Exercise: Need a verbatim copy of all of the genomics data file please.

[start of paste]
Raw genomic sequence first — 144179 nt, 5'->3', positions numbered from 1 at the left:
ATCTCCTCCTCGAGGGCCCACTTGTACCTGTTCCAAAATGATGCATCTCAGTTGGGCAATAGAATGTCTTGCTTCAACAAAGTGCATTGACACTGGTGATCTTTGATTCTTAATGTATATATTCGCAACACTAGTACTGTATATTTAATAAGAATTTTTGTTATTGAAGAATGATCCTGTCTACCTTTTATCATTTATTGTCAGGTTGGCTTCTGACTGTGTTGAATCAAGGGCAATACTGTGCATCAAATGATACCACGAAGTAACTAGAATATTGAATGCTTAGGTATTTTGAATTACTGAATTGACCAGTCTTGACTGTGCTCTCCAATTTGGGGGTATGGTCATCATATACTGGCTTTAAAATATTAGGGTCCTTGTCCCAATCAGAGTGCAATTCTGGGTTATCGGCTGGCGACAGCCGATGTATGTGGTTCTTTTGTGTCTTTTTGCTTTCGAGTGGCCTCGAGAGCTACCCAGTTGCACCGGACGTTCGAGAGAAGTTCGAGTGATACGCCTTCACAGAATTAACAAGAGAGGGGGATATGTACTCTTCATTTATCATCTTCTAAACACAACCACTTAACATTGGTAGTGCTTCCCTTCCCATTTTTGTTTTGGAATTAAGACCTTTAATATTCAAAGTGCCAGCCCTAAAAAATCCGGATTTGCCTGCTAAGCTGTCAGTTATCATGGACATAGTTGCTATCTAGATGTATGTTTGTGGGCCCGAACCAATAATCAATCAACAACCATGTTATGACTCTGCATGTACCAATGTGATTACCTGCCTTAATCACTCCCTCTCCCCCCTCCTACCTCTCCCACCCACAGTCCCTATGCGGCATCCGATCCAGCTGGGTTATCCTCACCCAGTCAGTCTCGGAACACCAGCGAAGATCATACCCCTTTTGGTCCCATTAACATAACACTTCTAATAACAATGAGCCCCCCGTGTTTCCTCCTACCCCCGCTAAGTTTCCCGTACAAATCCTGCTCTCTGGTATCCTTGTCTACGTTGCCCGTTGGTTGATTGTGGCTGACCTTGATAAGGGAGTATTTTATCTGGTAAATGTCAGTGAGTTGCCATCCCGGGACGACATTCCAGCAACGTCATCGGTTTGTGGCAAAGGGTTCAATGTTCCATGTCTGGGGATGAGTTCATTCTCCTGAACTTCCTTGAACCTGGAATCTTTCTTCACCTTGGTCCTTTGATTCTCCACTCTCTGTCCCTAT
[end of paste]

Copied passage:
Raw genomic sequence first — 144179 nt, 5'->3', positions numbered from 1 at the left:
ATCTCCTCCTCGAGGGCCCACTTGTACCTGTTCCAAAATGATGCATCTCAGTTGGGCAATAGAATGTCTTGCTTCAACAAAGTGCATTGACACTGGTGATCTTTGATTCTTAATGTATATATTCGCAACACTAGTACTGTATATTTAATAAGAATTTTTGTTATTGAAGAATGATCCTGTCTACCTTTTATCATTTATTGTCAGGTTGGCTTCTGACTGTGTTGAATCAAGGGCAATACTGTGCATCAAATGATACCACGAAGTAACTAGAATATTGAATGCTTAGGTATTTTGAATTACTGAATTGACCAGTCTTGACTGTGCTCTCCAATTTGGGGGTATGGTCATCATATACTGGCTTTAAAATATTAGGGTCCTTGTCCCAATCAGAGTGCAATTCTGGGTTATCGGCTGGCGACAGCCGATGTATGTGGTTCTTTTGTGTCTTTTTGCTTTCGAGTGGCCTCGAGAGCTACCCAGTTGCACCGGACGTTCGAGAGAAGTTCGAGTGATACGCCTTCACAGAATTAACAAGAGAGGGGGATATGTACTCTTCATTTATCATCTTCTAAACACAACCACTTAACATTGGTAGTGCTTCCCTTCCCATTTTTGTTTTGGAATTAAGACCTTTAATATTCAAAGTGCCAGCCCTAAAAAATCCGGATTTGCCTGCTAAGCTGTCAGTTATCATGGACATAGTTGCTATCTAGATGTATGTTTGTGGGCCCGAACCAATAATCAATCAACAACCATGTTATGACTCTGCATGTACCAATGTGATTACCTGCCTTAATCACTCCCTCTCCCCCCTCCTACCTCTCCCACCCACAGTCCCTATGCGGCATCCGATCCAGCTGGGTTATCCTCACCCAGTCAGTCTCGGAACACCAGCGAAGATCATACCCCTTTTGGTCCCATTAACATAACACTTCTAATAACAATGAGCCCCCCGTGTTTCCTCCTACCCCCGCTAAGTTTCCCGTACAAATCCTGCTCTCTGGTATCCTTGTCTACGTTGCCCGTTGGTTGATTGTGGCTGACCTTGATAAGGGAGTATTTTATCTGGTAAATGTCAGTGAGTTGCCATCCCGGGACGACATTCCAGCAACGTCATCGGTTTGTGGCAAAGGGTTCAATGTTCCATGTCTGGGGATGAGTTCATTCTCCTGAACTTCCTTGAACCTGGAATCTTTCTTCACCTTGGTCCTTTGATTCTCCACTCTCTGTCCCTAT